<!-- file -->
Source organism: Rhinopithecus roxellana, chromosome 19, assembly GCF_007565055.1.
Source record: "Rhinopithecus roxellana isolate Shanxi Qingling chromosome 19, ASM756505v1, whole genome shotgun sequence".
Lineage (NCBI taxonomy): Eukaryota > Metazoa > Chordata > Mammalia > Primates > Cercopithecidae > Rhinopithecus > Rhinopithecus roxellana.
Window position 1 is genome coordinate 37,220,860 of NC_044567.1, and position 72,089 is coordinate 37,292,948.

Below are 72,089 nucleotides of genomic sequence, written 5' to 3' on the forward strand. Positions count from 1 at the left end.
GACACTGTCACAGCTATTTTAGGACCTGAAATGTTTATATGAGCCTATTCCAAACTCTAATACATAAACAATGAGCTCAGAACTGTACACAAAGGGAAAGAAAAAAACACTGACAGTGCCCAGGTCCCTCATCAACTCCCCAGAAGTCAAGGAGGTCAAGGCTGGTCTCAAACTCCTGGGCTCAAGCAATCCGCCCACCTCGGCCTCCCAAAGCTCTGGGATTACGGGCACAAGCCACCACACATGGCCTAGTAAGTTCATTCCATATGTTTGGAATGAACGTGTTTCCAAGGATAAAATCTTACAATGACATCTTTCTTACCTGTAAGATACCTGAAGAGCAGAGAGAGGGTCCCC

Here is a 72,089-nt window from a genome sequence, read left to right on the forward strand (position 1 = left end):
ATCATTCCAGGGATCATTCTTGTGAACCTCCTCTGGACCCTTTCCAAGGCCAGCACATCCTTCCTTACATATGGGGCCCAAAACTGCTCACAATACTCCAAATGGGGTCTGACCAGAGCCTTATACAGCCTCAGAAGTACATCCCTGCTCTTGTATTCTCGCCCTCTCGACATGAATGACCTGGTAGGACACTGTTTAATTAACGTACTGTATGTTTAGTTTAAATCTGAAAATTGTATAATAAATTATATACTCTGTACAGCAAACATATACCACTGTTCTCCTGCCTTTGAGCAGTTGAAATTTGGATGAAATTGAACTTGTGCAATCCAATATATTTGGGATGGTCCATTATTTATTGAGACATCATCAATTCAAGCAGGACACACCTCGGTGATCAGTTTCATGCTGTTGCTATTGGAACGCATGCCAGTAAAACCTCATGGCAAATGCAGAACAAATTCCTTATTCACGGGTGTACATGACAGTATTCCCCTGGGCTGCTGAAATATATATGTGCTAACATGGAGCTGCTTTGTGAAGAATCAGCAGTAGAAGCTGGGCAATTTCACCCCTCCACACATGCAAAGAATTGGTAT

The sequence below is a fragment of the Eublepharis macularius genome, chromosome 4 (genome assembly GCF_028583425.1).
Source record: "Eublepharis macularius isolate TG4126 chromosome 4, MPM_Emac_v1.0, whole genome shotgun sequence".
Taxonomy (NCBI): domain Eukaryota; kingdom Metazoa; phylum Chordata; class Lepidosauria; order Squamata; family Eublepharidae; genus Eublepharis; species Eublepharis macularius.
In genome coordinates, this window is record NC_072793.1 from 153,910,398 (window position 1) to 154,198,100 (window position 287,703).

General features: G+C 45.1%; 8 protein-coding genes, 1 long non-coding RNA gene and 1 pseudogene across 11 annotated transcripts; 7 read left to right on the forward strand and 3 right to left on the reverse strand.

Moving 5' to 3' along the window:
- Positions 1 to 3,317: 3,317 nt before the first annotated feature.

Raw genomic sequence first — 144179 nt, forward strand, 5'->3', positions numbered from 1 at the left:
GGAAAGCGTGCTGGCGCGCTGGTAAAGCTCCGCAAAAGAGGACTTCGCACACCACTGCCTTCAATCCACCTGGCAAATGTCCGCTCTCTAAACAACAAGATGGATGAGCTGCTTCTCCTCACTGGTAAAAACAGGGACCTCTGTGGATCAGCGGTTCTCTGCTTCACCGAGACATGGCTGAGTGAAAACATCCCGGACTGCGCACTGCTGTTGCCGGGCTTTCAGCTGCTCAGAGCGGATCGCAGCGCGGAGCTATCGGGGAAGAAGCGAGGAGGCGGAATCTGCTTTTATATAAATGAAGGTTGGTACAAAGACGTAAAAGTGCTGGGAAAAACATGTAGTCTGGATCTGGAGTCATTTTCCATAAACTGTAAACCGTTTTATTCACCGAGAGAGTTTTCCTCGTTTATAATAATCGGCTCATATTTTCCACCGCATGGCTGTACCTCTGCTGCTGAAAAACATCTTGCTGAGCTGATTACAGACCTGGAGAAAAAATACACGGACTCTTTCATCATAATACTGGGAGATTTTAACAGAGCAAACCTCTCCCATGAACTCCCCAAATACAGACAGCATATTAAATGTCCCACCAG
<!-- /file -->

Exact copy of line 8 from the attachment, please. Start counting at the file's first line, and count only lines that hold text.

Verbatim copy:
ATCATTCCAGGGATCATTCTTGTGAACCTCCTCTGGACCCTTTCCAAGGCCAGCACATCCTTCCTTACATATGGGGCCCAAAACTGCTCACAATACTCCAAATGGGGTCTGACCAGAGCCTTATACAGCCTCAGAAGTACATCCCTGCTCTTGTATTCTCGCCCTCTCGACATGAATGACCTGGTAGGACACTGTTTAATTAACGTACTGTATGTTTAGTTTAAATCTGAAAATTGTATAATAAATTATATACTCTGTACAGCAAACATATACCACTGTTCTCCTGCCTTTGAGCAGTTGAAATTTGGATGAAATTGAACTTGTGCAATCCAATATATTTGGGATGGTCCATTATTTATTGAGACATCATCAATTCAAGCAGGACACACCTCGGTGATCAGTTTCATGCTGTTGCTATTGGAACGCATGCCAGTAAAACCTCATGGCAAATGCAGAACAAATTCCTTATTCACGGGTGTACATGACAGTATTCCCCTGGGCTGCTGAAATATATATGTGCTAACATGGAGCTGCTTTGTGAAGAATCAGCAGTAGAAGCTGGGCAATTTCACCCCTCCACACATGCAAAGAATTGGTAT